Storylines

The Storylines – those unfolding pathways that cross the landscapes of our lives, invisible journeys in search of who we are, so that we can return to gentleness in a world of belonging.

Inspiring a legacy of personal and environmental change

“We are born without any answers, and will spend our lifetimes in search of who we are and how we fit into this magnificent and mysterious world. I firmly believe that it is a life purpose of each of us to share what our lives have revealed to us, the gifts and insights gained along our life-journeys of discovery, and made into humble offerings so that they might be of value to others as they navigate the trails of their own unfolding lives. This is a touchstone of our common humanity.“

Through the centre of Noel’s life and work runs the emancipating theme of creativity with purpose, offering us opportunities to engage, to encounter a different perspective, to reflect and ultimately redefine our relationship with ourselves, to each other and to the natural world. The projects below are an introduction and overview of some of Noel’s creative journeys in service of his vision of enabling change.


An overview of the Storylines Projects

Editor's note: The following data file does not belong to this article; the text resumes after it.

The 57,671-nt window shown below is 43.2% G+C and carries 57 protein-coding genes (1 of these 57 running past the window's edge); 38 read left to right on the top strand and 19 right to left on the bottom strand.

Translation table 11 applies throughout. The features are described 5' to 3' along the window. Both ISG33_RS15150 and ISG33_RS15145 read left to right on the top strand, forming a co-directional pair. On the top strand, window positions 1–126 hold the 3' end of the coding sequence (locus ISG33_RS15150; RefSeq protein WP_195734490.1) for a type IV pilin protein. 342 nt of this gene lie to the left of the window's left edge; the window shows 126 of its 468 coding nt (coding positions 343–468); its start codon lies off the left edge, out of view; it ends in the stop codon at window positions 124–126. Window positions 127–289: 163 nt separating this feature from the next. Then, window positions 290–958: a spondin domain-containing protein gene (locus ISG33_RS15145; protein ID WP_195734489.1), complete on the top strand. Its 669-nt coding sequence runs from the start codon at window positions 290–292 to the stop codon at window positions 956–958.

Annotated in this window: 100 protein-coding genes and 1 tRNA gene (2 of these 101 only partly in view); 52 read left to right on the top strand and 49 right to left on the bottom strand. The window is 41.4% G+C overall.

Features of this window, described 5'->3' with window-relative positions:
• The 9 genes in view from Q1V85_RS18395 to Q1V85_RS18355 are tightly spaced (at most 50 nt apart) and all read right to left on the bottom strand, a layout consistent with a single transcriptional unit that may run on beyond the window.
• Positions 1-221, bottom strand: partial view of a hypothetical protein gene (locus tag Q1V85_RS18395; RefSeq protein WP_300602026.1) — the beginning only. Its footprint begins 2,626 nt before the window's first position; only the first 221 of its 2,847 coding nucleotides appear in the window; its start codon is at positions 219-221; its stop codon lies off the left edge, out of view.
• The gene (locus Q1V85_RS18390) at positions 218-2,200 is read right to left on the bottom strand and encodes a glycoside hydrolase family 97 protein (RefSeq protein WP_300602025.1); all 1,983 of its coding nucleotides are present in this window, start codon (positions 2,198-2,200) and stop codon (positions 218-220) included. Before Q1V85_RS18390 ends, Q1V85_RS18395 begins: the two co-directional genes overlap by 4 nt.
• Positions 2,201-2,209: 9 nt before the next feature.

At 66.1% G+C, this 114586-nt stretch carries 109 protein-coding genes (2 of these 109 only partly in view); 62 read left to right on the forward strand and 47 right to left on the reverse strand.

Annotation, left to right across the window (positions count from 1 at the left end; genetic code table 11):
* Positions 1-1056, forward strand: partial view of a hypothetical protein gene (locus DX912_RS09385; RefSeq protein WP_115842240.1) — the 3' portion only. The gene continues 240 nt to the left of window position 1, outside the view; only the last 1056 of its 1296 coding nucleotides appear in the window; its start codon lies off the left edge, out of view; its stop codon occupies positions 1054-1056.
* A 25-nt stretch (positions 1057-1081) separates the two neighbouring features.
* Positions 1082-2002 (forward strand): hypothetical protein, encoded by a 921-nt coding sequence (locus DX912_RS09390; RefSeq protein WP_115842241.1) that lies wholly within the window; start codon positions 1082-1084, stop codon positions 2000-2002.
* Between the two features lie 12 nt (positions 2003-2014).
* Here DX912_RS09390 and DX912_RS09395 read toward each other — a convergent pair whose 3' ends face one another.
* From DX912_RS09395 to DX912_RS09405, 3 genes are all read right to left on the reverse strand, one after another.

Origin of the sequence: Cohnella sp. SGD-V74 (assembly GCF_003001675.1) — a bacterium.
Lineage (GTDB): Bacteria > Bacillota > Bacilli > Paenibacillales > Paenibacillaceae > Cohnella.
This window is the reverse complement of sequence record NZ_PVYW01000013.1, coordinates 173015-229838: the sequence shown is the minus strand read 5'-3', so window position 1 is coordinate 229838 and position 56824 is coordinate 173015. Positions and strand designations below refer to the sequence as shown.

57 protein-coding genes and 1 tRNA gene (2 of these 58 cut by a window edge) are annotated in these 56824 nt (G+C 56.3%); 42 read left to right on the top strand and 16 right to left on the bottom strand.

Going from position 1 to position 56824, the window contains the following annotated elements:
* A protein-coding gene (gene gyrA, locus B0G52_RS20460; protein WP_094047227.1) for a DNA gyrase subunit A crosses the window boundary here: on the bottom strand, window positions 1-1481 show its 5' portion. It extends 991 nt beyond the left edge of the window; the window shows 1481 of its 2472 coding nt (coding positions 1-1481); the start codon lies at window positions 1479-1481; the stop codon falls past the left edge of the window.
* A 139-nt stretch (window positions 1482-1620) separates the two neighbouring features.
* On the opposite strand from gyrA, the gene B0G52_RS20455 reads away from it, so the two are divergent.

Sacred Ocean and the Great Whaling Debate

Our relationship with whales can help us see ourselves more clearly, for the dichotomy between those who feel an affinity with these majestic mammals of the deep, expressed by the very human response to whales stranded on a beach, compared to those who treat these sentient beings as a commodity and fire explosive-headed harpoons into them, shows us our potential for empathy or cruelty, two divergent actions at the opposite ends of choice.

Unveiled by Archbishop Emeritus Desmond Tutu in the foyer of the prestigious Two Ocean Aquarium, and with an anti-whaling message from Pierce Brosnan, ‘Sacred Ocean’ speaks to each of us about what it means to be human and helps us to explore the complexity around the duality of choice.

Mapungubwe Revisited with WWF South Africa

There are certain species which offer clarity as to the nature of our relationships with the world around us, which at the same time makes visible our relationship with ourselves. The gold rhino of ‘Mapungubwe Revisited’ speaks to this, but it also illustrates how these relationships change over time, from once revering the rhino through a sacred thread of belonging, to a modern day symbol of our de-sensitized greed. Might it be that the rhino will help us see ourselves more clearly, and awaken us to the sacred value of all life?

Over half a million rand was raised through this programme in support of WWF-SA’s rhino conservation work, whilst at the same time inspiring many to look closely at these pertinent issues.


52-Artworks – A Year in Nature

“When I am in nature, it is the experience of inner resonance that awakens me to new subjects and focuses my attention, that spark of inspiration which makes visible a tangible thread between myself and the world in which I live. ’52 Artworks – A Year in Nature’ was developed as a way to inspire that same resonance in viewers by completing and posting a new artwork and an associated thought-journey of the creative process each week for a year, a time of significant artistic challenge, but one which resonated and inspired many readers around the world”.